Today, I filed my taxes. It’s Sunday, so I was good and caffeine fueled and had already eaten my weight in bacon, so I had no excuse not to sit down and get it done. It was less than the arduous process I remembered, so by 3pm I donned my insulated skirt and headed for the forest. I left the financial world behind me and focused on grounding, connecting, feeling my breath match the rhythm and pulse of the Earth.
Near a trail junction, I heard voices and came upon a group of four men, maybe in their early 20’s or late teens. I couldn’t tell their exact age, because they were wearing make-shift medieval helmets (think aluminum foil over cardboard), wearing brown and green hand-sewn tunics and capes, and carrying what looked to be again homemade swords. Right before I turned to walk their way, one of them said, “One, two, three!” and I watched aluminum foil clash as two of the men began a mock-sword battle. As I began to pass along side of them, the same guy shouted “Reality!” and the battle stopped. I smiled wider and passed them as they made some obviously embarrassed-but-trying-not-to-be-because-we-chose-a-public-place comment.
As I walked away down my otherwise quiet trail, I was smiling from ear to ear of the beauty of it all. The flat, graceful fall of cedar bows. The gray, drizzly weather that seems like a front to keep people away from all the magic. The four guys, just doing their thing, battling away at the base of the cedars. Next, I passed a man on rollerblades fitted with small rubber tires for trails, digging his nordic ski poles three inches into the dirt in what seemed like an attempt to beat the Ravenna Park Roller Ski World Record (maybe it exists, stranger things do).
There were people walking dogs. Their were people picking up trash. There were squirrels collecting things, woodpeckers being noisy and ravens scaring off the woodpeckers. Every being there was enjoying being itself, and all of that happening together was an intricately created collage.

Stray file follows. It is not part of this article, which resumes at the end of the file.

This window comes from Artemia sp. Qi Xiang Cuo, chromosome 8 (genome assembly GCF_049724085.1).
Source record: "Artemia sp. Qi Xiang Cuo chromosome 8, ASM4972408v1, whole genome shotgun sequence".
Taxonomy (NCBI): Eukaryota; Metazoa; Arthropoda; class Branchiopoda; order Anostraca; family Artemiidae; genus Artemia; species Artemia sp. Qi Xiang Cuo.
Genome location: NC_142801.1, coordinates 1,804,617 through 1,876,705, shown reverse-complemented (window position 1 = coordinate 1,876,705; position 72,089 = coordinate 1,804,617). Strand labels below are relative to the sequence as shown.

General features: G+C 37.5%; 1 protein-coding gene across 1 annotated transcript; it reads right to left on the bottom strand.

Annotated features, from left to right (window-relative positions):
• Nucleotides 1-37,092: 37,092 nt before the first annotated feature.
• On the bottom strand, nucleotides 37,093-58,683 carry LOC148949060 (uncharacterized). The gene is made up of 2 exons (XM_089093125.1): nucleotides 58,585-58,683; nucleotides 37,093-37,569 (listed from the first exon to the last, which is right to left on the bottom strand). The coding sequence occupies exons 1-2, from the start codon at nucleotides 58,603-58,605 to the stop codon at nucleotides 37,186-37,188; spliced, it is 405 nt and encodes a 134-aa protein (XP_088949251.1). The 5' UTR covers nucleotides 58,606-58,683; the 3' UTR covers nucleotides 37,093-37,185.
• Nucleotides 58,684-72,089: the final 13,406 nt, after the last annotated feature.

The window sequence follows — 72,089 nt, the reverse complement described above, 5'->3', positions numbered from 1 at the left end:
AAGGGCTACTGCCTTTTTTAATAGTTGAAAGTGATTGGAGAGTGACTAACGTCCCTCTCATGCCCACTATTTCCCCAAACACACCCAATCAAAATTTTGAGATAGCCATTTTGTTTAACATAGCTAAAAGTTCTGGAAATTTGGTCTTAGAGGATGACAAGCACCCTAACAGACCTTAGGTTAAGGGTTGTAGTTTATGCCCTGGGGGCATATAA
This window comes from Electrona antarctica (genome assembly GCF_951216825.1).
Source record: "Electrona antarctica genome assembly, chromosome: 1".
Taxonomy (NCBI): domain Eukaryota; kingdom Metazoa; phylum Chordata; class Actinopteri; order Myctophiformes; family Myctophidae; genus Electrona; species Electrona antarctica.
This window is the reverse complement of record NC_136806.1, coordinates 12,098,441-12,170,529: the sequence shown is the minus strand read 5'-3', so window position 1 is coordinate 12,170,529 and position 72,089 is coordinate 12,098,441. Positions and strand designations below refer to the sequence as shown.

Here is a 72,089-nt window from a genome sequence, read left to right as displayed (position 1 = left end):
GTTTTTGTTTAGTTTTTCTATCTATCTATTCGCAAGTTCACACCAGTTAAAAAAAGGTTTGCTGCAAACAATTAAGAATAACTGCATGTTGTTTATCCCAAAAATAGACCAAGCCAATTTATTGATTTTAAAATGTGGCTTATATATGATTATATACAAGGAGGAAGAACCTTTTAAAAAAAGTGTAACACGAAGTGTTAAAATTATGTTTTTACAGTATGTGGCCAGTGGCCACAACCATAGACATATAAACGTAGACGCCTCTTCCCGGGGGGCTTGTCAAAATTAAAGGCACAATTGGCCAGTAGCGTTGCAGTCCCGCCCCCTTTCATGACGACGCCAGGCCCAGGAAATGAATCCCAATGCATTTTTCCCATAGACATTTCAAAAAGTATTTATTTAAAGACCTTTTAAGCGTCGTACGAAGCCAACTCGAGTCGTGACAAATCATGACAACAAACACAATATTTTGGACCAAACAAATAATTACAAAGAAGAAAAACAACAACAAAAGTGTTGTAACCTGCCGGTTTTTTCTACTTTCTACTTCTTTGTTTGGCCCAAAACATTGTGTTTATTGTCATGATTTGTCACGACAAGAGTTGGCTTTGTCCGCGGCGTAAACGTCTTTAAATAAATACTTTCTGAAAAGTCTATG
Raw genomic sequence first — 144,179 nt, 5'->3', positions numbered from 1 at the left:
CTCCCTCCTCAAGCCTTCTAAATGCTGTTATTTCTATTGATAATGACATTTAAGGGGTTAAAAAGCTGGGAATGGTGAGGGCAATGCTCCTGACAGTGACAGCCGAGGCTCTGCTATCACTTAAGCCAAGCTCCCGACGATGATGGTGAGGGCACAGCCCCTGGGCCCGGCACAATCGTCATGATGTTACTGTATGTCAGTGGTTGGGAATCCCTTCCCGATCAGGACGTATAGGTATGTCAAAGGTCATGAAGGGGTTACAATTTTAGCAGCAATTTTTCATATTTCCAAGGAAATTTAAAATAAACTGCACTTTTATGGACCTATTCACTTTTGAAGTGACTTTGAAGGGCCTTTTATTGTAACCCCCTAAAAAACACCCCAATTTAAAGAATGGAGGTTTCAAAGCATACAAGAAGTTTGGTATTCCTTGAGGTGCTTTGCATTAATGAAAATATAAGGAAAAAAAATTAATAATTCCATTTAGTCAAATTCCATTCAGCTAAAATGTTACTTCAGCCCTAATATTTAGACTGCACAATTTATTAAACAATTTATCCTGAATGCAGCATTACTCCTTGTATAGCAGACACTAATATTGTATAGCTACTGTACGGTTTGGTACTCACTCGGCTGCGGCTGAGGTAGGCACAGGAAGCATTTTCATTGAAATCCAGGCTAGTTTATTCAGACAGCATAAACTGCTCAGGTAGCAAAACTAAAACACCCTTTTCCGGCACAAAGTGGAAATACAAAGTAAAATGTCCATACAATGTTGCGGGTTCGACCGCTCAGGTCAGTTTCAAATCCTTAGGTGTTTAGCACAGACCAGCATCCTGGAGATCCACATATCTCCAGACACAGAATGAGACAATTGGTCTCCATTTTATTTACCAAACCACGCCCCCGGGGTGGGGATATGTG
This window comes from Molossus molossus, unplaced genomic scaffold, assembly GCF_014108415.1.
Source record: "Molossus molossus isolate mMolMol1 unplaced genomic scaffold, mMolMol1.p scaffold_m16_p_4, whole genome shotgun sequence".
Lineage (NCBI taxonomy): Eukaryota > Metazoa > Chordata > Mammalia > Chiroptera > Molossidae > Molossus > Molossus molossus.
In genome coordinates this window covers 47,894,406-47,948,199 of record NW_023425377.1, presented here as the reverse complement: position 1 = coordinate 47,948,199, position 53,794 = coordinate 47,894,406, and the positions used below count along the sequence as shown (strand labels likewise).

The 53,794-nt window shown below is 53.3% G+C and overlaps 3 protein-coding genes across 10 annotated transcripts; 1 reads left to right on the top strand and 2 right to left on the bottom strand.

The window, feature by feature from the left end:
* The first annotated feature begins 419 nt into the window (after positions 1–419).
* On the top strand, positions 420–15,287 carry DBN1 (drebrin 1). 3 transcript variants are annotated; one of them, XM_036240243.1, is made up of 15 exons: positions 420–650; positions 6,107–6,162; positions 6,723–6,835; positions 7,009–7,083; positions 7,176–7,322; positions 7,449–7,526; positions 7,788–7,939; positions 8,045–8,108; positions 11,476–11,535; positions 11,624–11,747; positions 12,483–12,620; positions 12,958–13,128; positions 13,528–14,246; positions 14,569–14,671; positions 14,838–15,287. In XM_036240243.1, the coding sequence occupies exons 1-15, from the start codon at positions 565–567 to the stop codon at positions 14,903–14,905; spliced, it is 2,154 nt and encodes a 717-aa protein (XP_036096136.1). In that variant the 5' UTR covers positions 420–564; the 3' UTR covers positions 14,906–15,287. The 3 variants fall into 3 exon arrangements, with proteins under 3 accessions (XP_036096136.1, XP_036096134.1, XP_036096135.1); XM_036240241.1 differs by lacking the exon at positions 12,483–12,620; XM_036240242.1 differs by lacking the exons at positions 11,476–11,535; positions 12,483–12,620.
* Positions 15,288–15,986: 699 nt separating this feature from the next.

For the past couple of months or so, I’ve been working a lot on being myself and enjoying being in my own space. I mentioned in a previous post how I was gathering up pieces of myself lost in my past and reconnecting them back into who I am presently. The process has not only been introspective but fun! I’ve never had this much fun being me with, well, me. I see the benefits of enjoying myself as creative projects brought to fruition, music coming from the piano somehow off my fingers, my body getting stronger, happiness even in the uncertainty, trust in what supports me, and a wonder in watching it all happen.
And that’s how it always happens, right? One minute, you’re completely happy and content being alone, and the next you’re hanging upside down from a trapeze while your hot date snaps pictures from below.
Which sounds kinkier than it is.
But isn’t that what they always say about relationships? That you should just “be yourself” or that “things will happen when you’re least looking for them?” I’m not saying I wasn’t looking, but I was keeping my flirting to a minimum, in safe locations like across the checkout counter at Whole Foods. But I was open to someone walking into my life.
Which he did. With his skis, and his smarts, his laughter and his sense of adventure. And I get to be nervous and awkward and blushing and dorky and watch myself interact with this new and altogether incredible human being.
The newness of this venture, this friendship, this relationship is as stunningly exciting as noticing the crocuses appear in springtime. There is a tenderness in the newness, and I’ve observed us both in the intricate dance of being true to ourselves and monitoring the reveal of who that is to the other, and then watching in awe and horror as the other reacts, nervous that we may have jumped too far and missed our landing. This nervous navigation is as beautiful as it is sweet.
Life is so beautiful. But maybe I am a little biased. Flying upside down on a trapeze is pretty exhilarating.